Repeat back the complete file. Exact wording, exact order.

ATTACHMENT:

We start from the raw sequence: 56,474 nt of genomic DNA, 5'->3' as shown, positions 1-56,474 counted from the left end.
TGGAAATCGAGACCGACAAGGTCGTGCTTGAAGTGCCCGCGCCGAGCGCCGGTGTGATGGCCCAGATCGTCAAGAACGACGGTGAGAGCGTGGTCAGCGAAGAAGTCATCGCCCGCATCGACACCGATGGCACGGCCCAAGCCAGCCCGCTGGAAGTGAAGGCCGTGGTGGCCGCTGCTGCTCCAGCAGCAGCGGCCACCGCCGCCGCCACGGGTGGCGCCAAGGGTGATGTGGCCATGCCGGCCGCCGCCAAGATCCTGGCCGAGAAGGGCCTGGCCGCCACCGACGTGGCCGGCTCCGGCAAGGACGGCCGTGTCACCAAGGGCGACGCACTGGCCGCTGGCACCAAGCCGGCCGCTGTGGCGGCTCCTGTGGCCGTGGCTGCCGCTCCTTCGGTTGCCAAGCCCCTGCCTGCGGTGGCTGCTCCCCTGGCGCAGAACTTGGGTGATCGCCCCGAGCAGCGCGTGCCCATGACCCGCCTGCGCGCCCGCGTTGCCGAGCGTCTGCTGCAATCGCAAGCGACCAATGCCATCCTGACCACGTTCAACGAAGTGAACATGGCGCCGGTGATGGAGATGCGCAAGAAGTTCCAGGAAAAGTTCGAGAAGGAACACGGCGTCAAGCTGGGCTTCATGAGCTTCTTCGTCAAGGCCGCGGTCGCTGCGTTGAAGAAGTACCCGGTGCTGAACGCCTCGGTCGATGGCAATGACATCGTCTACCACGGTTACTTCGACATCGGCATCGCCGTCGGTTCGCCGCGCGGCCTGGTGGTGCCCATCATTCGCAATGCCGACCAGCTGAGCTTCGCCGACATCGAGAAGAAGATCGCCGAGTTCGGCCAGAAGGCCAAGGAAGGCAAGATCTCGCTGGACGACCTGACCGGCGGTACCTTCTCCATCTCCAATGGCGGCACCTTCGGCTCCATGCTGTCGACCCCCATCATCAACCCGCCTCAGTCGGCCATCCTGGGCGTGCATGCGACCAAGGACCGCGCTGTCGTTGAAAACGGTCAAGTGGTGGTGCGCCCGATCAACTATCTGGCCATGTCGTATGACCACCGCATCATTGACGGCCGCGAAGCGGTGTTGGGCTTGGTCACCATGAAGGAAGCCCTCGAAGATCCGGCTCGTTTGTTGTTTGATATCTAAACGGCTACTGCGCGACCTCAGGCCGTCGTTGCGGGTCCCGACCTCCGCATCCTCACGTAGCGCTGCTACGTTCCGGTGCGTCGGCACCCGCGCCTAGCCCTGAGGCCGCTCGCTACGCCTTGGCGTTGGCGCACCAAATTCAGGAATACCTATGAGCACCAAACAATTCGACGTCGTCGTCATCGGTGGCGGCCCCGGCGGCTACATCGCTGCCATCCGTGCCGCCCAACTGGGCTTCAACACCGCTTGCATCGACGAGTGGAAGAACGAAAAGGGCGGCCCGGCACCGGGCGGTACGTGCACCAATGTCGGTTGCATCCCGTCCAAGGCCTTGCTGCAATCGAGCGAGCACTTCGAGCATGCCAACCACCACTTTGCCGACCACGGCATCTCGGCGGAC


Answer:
We start from the raw sequence: 56,474 nt of genomic DNA, 5'->3' as shown, positions 1-56,474 counted from the left end.
TGGAAATCGAGACCGACAAGGTCGTGCTTGAAGTGCCCGCGCCGAGCGCCGGTGTGATGGCCCAGATCGTCAAGAACGACGGTGAGAGCGTGGTCAGCGAAGAAGTCATCGCCCGCATCGACACCGATGGCACGGCCCAAGCCAGCCCGCTGGAAGTGAAGGCCGTGGTGGCCGCTGCTGCTCCAGCAGCAGCGGCCACCGCCGCCGCCACGGGTGGCGCCAAGGGTGATGTGGCCATGCCGGCCGCCGCCAAGATCCTGGCCGAGAAGGGCCTGGCCGCCACCGACGTGGCCGGCTCCGGCAAGGACGGCCGTGTCACCAAGGGCGACGCACTGGCCGCTGGCACCAAGCCGGCCGCTGTGGCGGCTCCTGTGGCCGTGGCTGCCGCTCCTTCGGTTGCCAAGCCCCTGCCTGCGGTGGCTGCTCCCCTGGCGCAGAACTTGGGTGATCGCCCCGAGCAGCGCGTGCCCATGACCCGCCTGCGCGCCCGCGTTGCCGAGCGTCTGCTGCAATCGCAAGCGACCAATGCCATCCTGACCACGTTCAACGAAGTGAACATGGCGCCGGTGATGGAGATGCGCAAGAAGTTCCAGGAAAAGTTCGAGAAGGAACACGGCGTCAAGCTGGGCTTCATGAGCTTCTTCGTCAAGGCCGCGGTCGCTGCGTTGAAGAAGTACCCGGTGCTGAACGCCTCGGTCGATGGCAATGACATCGTCTACCACGGTTACTTCGACATCGGCATCGCCGTCGGTTCGCCGCGCGGCCTGGTGGTGCCCATCATTCGCAATGCCGACCAGCTGAGCTTCGCCGACATCGAGAAGAAGATCGCCGAGTTCGGCCAGAAGGCCAAGGAAGGCAAGATCTCGCTGGACGACCTGACCGGCGGTACCTTCTCCATCTCCAATGGCGGCACCTTCGGCTCCATGCTGTCGACCCCCATCATCAACCCGCCTCAGTCGGCCATCCTGGGCGTGCATGCGACCAAGGACCGCGCTGTCGTTGAAAACGGTCAAGTGGTGGTGCGCCCGATCAACTATCTGGCCATGTCGTATGACCACCGCATCATTGACGGCCGCGAAGCGGTGTTGGGCTTGGTCACCATGAAGGAAGCCCTCGAAGATCCGGCTCGTTTGTTGTTTGATATCTAAACGGCTACTGCGCGACCTCAGGCCGTCGTTGCGGGTCCCGACCTCCGCATCCTCACGTAGCGCTGCTACGTTCCGGTGCGTCGGCACCCGCGCCTAGCCCTGAGGCCGCTCGCTACGCCTTGGCGTTGGCGCACCAAATTCAGGAATACCTATGAGCACCAAACAATTCGACGTCGTCGTCATCGGTGGCGGCCCCGGCGGCTACATCGCTGCCATCCGTGCCGCCCAACTGGGCTTCAACACCGCTTGCATCGACGAGTGGAAGAACGAAAAGGGCGGCCCGGCACCGGGCGGTACGTGCACCAATGTCGGTTGCATCCCGTCCAAGGCCTTGCTGCAATCGAGCGAGCACTTCGAGCATGCCAACCACCACTTTGCCGACCACGGCATCTCGGCGGAC